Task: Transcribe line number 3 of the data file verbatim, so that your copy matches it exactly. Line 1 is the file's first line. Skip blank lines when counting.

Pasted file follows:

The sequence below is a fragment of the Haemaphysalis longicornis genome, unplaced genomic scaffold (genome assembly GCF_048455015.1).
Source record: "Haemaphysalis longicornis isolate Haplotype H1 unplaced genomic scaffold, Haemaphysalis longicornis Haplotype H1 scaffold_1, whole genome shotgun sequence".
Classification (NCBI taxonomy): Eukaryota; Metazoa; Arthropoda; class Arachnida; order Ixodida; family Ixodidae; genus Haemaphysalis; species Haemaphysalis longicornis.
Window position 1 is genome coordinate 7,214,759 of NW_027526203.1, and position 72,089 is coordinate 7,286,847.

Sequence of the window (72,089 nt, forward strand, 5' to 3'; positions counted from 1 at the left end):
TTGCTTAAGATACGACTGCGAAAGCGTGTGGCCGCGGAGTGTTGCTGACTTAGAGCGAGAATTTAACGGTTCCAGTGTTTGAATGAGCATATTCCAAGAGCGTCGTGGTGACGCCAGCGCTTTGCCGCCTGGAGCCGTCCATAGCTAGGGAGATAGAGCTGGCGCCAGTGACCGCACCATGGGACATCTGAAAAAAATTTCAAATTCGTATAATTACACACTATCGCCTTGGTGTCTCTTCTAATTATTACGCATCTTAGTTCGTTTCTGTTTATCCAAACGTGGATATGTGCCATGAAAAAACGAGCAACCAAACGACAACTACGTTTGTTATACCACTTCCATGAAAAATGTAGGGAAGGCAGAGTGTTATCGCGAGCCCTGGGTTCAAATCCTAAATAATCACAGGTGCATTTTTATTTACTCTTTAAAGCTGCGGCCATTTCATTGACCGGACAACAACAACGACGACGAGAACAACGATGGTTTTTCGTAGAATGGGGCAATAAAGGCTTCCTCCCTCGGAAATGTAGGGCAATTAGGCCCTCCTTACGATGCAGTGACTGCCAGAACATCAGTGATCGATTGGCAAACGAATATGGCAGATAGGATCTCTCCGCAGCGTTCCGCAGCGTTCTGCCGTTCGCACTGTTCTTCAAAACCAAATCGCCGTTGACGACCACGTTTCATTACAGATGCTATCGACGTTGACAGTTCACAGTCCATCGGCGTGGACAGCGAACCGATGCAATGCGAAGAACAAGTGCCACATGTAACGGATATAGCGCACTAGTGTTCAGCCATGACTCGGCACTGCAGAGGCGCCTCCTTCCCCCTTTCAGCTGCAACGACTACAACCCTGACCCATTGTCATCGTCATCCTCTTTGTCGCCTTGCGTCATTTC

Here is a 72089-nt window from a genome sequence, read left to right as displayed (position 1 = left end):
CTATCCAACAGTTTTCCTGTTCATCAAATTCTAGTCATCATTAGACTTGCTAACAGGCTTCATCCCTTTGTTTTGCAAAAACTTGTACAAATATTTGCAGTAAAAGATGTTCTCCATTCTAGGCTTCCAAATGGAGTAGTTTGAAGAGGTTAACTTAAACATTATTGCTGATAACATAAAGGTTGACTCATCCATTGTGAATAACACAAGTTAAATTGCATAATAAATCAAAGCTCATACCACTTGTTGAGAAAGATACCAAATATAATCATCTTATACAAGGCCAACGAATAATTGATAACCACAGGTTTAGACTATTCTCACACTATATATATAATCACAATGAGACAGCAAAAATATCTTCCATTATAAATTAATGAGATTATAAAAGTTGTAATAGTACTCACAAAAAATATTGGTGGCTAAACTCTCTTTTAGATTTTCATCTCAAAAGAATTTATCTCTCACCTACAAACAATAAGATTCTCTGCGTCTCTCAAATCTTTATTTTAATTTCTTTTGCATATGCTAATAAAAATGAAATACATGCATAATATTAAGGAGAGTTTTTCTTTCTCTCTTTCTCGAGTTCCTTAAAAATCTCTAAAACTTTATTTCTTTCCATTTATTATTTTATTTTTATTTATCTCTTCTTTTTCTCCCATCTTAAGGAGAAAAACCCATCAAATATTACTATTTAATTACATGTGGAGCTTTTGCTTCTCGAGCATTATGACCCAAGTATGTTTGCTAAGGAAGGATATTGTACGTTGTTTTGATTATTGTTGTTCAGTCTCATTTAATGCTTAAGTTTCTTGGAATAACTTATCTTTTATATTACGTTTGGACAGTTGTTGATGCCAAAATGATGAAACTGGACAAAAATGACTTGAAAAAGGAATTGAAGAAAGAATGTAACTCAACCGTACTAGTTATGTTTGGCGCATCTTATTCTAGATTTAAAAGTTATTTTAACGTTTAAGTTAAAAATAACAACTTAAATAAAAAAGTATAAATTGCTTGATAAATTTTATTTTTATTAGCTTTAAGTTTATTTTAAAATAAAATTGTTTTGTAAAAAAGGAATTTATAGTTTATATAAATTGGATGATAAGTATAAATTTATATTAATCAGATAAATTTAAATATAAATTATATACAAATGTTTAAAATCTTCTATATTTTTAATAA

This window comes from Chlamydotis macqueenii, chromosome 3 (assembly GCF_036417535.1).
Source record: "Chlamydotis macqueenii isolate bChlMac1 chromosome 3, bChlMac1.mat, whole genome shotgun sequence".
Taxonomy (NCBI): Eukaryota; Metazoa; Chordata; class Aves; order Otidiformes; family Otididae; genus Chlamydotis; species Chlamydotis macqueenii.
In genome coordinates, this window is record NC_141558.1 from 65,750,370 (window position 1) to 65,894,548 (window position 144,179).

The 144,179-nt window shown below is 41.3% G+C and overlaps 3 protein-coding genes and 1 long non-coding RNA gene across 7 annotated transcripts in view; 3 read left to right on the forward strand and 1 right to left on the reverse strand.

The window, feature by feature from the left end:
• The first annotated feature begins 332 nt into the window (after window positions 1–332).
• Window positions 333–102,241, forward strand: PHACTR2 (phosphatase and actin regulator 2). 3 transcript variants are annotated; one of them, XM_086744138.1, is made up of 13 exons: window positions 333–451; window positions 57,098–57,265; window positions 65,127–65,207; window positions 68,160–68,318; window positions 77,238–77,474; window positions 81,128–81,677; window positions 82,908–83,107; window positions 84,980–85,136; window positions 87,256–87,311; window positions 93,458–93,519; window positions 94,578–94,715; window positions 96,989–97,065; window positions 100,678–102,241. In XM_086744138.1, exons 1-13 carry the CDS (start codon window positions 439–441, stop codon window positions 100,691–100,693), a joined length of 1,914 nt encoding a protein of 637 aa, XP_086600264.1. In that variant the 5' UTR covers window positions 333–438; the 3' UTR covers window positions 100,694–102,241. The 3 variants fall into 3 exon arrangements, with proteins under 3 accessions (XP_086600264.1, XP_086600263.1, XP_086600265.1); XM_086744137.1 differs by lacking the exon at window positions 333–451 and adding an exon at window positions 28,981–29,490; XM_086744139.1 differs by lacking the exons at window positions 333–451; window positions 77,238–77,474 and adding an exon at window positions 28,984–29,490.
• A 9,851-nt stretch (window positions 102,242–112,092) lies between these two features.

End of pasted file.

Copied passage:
Classification (NCBI taxonomy): Eukaryota; Metazoa; Arthropoda; class Arachnida; order Ixodida; family Ixodidae; genus Haemaphysalis; species Haemaphysalis longicornis.